If you bookmarked the copy on YouTube then you'll find that it's disappeared, thanks to a copyright request. The scary thing, as Andy Baio has noticed, is that one of the organisations listed as being responsible for the video's removal is Scripps Local News. As far as he can see, all Scripps did was produce news shows which included a clip of Isaac and friends' original video in a news report on the story of Isaac's elaborate proposal. Trouble is, YouTube's content detection system apparently isn't clever enough to notice which came first.

As Andy Baio also points out, it's harder to dispute that Warner Music Group, whose artist Bruno Mars created the song to which Isaac was lip-synching, have a stronger claim to block the video. That's a different debate, though. The truly worrying issue here is that it looks as if YouTube's system effectively operates on the assumption that any major commercial media outlet must have some prior claim to content flagged as being a copy of/similar to someone's copyrighted content, regardless of the actual sequence of events.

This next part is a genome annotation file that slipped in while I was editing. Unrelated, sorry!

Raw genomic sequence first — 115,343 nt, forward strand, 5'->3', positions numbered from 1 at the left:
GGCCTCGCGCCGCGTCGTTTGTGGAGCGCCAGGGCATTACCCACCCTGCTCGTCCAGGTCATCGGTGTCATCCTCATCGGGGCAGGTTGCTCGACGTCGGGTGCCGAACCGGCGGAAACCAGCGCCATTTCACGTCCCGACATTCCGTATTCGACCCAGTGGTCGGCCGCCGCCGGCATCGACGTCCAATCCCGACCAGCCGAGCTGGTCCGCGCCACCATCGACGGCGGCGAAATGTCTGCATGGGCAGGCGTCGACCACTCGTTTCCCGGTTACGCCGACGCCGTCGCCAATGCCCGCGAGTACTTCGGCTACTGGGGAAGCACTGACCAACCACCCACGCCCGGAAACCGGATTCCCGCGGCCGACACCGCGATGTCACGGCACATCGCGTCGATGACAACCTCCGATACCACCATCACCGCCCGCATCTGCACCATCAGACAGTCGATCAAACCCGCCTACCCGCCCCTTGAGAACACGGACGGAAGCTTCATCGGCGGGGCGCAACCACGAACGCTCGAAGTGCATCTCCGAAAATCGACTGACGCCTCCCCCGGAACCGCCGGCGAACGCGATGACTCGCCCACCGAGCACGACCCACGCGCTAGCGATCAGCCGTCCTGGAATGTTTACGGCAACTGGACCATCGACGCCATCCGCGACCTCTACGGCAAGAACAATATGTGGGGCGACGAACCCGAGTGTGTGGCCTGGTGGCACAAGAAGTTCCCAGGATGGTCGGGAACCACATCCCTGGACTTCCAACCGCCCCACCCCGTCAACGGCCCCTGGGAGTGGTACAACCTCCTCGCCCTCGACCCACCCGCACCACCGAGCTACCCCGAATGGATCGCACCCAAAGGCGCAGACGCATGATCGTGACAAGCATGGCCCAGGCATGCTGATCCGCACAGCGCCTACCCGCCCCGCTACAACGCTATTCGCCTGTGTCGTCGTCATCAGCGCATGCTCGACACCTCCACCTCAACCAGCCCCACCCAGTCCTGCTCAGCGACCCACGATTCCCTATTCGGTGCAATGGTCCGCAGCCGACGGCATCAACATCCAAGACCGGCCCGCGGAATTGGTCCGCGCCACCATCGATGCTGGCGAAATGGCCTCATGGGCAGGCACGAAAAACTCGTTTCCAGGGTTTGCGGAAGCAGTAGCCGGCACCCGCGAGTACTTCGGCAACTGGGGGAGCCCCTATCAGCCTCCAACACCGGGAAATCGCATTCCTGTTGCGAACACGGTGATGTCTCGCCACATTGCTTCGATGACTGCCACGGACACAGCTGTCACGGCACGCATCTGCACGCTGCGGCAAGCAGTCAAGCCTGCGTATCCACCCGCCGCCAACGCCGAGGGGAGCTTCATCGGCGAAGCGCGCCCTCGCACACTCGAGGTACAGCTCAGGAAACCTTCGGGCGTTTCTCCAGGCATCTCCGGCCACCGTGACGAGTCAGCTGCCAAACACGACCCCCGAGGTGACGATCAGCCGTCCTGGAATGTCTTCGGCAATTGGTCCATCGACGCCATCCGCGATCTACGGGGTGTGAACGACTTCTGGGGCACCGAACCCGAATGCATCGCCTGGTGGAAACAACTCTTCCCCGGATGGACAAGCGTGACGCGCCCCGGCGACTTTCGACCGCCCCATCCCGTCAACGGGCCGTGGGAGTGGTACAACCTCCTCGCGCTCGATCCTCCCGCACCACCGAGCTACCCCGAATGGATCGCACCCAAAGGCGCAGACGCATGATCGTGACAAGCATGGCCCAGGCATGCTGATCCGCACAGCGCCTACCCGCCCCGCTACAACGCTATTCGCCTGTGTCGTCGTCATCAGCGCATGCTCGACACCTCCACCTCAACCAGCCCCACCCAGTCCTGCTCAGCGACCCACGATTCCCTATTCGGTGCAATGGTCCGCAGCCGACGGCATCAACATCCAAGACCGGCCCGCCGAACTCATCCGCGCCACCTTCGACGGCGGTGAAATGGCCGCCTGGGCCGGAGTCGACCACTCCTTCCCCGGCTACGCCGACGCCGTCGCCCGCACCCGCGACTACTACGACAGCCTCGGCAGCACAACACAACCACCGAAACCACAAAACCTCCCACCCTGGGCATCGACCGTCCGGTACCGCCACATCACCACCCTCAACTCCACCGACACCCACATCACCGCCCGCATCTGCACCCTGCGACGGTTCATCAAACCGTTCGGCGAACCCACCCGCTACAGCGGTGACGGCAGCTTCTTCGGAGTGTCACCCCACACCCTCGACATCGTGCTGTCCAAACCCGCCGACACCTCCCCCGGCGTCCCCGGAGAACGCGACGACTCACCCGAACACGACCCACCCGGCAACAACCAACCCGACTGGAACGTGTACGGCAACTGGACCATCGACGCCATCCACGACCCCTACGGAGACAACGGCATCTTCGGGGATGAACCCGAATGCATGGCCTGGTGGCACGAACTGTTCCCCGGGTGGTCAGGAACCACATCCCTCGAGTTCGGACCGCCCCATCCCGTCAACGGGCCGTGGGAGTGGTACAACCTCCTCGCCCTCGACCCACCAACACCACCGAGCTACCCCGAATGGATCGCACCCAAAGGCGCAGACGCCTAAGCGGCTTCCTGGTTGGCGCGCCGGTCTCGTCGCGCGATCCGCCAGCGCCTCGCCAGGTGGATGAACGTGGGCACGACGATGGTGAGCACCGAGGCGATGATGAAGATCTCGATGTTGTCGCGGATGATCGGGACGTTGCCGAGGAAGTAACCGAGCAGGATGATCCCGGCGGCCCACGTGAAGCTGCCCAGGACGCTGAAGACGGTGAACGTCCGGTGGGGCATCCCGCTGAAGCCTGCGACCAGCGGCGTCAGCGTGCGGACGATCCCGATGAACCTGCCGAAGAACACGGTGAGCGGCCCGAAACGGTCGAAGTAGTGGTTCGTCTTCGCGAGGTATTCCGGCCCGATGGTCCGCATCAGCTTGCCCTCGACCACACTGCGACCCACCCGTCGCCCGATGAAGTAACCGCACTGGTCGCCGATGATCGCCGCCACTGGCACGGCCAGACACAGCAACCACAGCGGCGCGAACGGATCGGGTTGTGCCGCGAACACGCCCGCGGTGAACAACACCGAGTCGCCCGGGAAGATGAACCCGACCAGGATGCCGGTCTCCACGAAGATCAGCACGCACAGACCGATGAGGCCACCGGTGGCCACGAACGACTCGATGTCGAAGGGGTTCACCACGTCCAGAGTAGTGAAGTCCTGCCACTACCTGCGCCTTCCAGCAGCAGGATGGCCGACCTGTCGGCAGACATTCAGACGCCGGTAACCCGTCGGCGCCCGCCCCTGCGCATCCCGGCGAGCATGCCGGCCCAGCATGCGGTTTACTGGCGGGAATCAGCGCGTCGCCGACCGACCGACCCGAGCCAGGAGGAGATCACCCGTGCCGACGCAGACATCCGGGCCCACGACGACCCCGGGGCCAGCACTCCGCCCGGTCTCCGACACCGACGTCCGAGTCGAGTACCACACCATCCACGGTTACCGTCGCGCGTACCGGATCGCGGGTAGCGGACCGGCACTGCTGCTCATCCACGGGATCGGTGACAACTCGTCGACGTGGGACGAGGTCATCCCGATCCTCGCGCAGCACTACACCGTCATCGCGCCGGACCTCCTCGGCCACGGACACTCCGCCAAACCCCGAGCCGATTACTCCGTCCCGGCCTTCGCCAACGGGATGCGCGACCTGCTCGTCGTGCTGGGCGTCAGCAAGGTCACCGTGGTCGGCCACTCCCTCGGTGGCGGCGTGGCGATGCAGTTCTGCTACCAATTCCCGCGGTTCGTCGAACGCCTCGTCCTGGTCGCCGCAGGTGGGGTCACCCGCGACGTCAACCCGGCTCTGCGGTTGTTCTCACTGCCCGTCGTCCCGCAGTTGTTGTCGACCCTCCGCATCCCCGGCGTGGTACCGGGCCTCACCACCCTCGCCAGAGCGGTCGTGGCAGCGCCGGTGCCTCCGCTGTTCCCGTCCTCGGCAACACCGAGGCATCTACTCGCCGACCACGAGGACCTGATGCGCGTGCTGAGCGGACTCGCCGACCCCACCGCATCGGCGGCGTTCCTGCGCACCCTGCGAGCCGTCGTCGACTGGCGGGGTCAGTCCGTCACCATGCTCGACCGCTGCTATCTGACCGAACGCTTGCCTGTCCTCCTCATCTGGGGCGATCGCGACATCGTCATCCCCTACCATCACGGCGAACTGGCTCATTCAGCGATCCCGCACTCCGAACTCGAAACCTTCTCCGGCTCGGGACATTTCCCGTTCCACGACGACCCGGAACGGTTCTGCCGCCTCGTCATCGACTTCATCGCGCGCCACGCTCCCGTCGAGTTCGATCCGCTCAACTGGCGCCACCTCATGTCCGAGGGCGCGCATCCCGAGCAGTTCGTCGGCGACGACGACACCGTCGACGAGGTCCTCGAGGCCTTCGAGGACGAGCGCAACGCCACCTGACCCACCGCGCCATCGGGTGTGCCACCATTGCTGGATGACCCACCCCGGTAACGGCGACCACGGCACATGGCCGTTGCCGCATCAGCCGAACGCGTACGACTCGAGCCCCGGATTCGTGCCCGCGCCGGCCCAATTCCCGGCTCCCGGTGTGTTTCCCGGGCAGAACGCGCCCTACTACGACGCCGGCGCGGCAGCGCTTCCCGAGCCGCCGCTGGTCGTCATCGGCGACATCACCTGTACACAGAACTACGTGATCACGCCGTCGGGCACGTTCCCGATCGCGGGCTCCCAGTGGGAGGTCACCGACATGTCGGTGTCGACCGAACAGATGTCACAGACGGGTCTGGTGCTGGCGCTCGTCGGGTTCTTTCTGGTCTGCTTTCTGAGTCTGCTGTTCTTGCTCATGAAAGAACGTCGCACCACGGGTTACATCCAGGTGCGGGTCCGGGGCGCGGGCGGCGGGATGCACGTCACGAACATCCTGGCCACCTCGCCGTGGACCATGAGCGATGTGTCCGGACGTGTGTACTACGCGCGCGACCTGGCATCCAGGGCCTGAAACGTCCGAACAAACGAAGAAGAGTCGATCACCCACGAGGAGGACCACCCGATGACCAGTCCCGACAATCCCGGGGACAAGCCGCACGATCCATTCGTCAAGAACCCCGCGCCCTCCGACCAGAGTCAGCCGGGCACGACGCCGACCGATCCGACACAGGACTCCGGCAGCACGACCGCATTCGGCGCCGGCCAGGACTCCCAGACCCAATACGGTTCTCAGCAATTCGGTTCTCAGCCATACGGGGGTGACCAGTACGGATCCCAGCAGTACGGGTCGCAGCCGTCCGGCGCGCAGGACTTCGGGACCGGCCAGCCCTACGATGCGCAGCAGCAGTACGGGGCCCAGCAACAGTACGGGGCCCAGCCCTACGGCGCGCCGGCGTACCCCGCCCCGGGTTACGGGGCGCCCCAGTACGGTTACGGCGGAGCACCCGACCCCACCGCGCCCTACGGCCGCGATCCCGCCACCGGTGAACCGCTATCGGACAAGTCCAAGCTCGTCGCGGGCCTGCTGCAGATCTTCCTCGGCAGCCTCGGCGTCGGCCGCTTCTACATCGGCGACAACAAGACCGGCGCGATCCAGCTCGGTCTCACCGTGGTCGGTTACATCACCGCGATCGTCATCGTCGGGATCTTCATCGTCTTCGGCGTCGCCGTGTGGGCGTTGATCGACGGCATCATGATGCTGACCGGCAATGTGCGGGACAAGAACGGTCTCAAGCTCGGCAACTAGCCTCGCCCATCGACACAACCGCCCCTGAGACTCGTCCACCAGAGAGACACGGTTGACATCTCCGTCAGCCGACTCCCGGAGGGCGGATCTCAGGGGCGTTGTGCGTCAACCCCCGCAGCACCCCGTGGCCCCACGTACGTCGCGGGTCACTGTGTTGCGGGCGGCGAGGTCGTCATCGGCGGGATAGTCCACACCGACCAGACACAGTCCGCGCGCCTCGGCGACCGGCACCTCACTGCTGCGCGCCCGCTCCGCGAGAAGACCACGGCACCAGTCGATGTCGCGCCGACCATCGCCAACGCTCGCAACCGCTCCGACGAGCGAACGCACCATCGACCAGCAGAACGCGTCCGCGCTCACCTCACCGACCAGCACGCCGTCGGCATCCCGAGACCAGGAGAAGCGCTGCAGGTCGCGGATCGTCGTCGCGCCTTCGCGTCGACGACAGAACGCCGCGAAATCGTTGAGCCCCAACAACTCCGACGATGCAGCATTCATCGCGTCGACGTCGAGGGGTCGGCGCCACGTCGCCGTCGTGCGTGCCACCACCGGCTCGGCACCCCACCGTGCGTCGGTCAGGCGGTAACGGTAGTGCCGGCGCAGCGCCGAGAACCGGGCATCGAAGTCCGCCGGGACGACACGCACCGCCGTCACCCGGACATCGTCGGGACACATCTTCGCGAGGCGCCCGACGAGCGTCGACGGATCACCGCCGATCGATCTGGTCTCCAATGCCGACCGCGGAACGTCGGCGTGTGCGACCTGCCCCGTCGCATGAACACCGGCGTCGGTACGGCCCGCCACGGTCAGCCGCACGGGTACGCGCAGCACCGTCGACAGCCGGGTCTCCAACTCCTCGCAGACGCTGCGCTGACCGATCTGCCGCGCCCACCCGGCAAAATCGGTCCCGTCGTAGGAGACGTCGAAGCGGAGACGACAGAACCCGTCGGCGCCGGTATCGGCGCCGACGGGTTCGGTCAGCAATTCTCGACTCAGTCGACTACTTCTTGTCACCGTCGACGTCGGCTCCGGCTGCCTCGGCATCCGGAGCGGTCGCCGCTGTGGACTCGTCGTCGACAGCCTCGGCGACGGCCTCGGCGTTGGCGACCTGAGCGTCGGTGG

Fortunately (for now) Isaac's video is still up on Vimeo, among other places.

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The word 'tangled' is far too polite

May 14th, 2012

Andy Baio has been looking into how difficult it is to post a cover song on YouTube and stay within the law:

We all break laws. Every day, millions of people jaywalk, download music, and drive above the speed limit. Some laws are obscure, others are inconvenient, and others are just fun to break.

There are millions of cover songs on YouTube, with around 12,000 new covers uploaded in the last 24 hours. Nearly 40,000 people covered "Rolling in the Deep," 11,000 took on "Pumped Up Kicks," 6,000 were inspired by "Somebody That I Used to Know."

Until recently, all but a sliver were illegal, considered infringement under current copyright law. Nearly all were non-commercial, created out of love by fans of the source material, with no negative impact on the market value of the original.

This is creativity criminalized, quite possibly the most popular creative act that's against the law. […]

Baio reports that YouTube negotiated a blanket license with the National Music Publishers Association last year that potentially covers the rights held by thousands of publishers. Unfortunately, as the NMPA doesn't publish a list of which publishers and songs are covered the existence of the agreement it is of no real help to an amateur musician who would like to protect themselves by ensuring that they stick to tracks covered by the agreement.1